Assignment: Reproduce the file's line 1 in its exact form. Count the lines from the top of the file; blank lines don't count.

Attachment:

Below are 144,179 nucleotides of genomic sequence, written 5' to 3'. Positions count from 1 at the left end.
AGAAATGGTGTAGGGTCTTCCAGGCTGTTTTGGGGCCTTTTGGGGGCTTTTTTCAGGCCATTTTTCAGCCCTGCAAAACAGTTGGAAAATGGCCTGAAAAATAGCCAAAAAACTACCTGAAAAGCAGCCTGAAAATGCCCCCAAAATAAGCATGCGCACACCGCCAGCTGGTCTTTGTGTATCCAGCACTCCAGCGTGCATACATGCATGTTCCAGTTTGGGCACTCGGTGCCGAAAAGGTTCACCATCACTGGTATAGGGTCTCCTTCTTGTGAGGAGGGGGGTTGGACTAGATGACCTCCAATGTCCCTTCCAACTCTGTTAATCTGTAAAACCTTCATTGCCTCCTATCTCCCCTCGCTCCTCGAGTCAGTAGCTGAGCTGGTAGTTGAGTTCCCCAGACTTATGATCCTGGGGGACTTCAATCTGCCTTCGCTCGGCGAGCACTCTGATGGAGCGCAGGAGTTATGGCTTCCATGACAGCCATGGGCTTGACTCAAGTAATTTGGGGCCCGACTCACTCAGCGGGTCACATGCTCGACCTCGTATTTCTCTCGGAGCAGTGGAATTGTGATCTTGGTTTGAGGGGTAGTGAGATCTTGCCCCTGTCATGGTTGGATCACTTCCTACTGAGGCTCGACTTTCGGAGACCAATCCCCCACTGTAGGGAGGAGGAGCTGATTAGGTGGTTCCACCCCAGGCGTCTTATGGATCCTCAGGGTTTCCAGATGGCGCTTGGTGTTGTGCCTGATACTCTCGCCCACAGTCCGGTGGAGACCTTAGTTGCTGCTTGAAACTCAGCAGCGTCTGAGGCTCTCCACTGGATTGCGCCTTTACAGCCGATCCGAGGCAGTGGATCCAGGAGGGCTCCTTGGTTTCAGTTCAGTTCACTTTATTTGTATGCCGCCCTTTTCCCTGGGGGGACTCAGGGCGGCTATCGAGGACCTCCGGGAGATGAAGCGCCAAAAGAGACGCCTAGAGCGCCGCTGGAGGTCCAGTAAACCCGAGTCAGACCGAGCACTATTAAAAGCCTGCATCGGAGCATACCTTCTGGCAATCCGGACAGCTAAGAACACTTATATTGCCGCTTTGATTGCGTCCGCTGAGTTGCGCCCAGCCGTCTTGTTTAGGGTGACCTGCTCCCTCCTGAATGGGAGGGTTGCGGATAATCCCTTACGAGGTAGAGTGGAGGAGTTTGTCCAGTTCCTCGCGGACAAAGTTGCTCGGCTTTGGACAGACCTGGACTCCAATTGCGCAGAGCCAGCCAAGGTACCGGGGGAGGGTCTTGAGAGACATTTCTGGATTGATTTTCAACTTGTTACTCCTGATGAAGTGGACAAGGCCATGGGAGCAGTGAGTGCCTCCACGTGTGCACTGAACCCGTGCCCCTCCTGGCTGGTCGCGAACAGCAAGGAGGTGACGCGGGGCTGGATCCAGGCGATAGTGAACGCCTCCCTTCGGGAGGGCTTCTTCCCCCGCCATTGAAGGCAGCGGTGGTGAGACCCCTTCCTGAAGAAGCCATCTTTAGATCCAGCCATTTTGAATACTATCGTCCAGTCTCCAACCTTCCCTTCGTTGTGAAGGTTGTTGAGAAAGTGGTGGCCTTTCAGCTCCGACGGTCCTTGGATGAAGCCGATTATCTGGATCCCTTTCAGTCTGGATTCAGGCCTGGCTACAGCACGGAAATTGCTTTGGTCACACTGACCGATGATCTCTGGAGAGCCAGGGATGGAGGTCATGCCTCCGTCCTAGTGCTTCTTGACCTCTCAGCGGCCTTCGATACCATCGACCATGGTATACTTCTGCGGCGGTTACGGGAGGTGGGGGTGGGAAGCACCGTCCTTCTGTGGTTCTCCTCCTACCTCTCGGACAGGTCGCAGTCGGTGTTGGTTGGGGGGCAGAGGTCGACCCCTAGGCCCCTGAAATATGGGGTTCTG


Below are 144,179 nucleotides of genomic sequence, written 5' to 3'. Positions count from 1 at the left end.